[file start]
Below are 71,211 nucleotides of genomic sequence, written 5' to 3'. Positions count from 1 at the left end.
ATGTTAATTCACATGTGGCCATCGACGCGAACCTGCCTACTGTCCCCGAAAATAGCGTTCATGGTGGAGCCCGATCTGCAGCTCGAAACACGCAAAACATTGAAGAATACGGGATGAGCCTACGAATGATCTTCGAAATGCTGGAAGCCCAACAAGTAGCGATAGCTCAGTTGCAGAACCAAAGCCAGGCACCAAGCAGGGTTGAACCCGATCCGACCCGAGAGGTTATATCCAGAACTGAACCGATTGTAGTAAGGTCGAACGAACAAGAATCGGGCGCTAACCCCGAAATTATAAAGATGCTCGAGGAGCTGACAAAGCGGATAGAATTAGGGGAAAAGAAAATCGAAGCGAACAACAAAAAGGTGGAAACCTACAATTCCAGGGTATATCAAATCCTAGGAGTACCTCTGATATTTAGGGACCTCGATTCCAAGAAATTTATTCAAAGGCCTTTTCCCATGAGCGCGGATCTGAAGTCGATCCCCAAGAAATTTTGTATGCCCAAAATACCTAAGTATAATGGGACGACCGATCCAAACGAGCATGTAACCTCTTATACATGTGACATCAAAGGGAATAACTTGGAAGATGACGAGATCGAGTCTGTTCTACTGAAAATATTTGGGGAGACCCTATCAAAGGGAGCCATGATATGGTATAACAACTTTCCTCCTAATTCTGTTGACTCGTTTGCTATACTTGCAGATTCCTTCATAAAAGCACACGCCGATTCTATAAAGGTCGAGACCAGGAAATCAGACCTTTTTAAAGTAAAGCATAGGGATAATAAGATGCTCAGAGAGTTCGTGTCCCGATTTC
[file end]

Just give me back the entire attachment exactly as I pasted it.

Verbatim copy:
Below are 71,211 nucleotides of genomic sequence, written 5' to 3'. Positions count from 1 at the left end.
ATGTTAATTCACATGTGGCCATCGACGCGAACCTGCCTACTGTCCCCGAAAATAGCGTTCATGGTGGAGCCCGATCTGCAGCTCGAAACACGCAAAACATTGAAGAATACGGGATGAGCCTACGAATGATCTTCGAAATGCTGGAAGCCCAACAAGTAGCGATAGCTCAGTTGCAGAACCAAAGCCAGGCACCAAGCAGGGTTGAACCCGATCCGACCCGAGAGGTTATATCCAGAACTGAACCGATTGTAGTAAGGTCGAACGAACAAGAATCGGGCGCTAACCCCGAAATTATAAAGATGCTCGAGGAGCTGACAAAGCGGATAGAATTAGGGGAAAAGAAAATCGAAGCGAACAACAAAAAGGTGGAAACCTACAATTCCAGGGTATATCAAATCCTAGGAGTACCTCTGATATTTAGGGACCTCGATTCCAAGAAATTTATTCAAAGGCCTTTTCCCATGAGCGCGGATCTGAAGTCGATCCCCAAGAAATTTTGTATGCCCAAAATACCTAAGTATAATGGGACGACCGATCCAAACGAGCATGTAACCTCTTATACATGTGACATCAAAGGGAATAACTTGGAAGATGACGAGATCGAGTCTGTTCTACTGAAAATATTTGGGGAGACCCTATCAAAGGGAGCCATGATATGGTATAACAACTTTCCTCCTAATTCTGTTGACTCGTTTGCTATACTTGCAGATTCCTTCATAAAAGCACACGCCGATTCTATAAAGGTCGAGACCAGGAAATCAGACCTTTTTAAAGTAAAGCATAGGGATAATAAGATGCTCAGAGAGTTCGTGTCCCGATTTC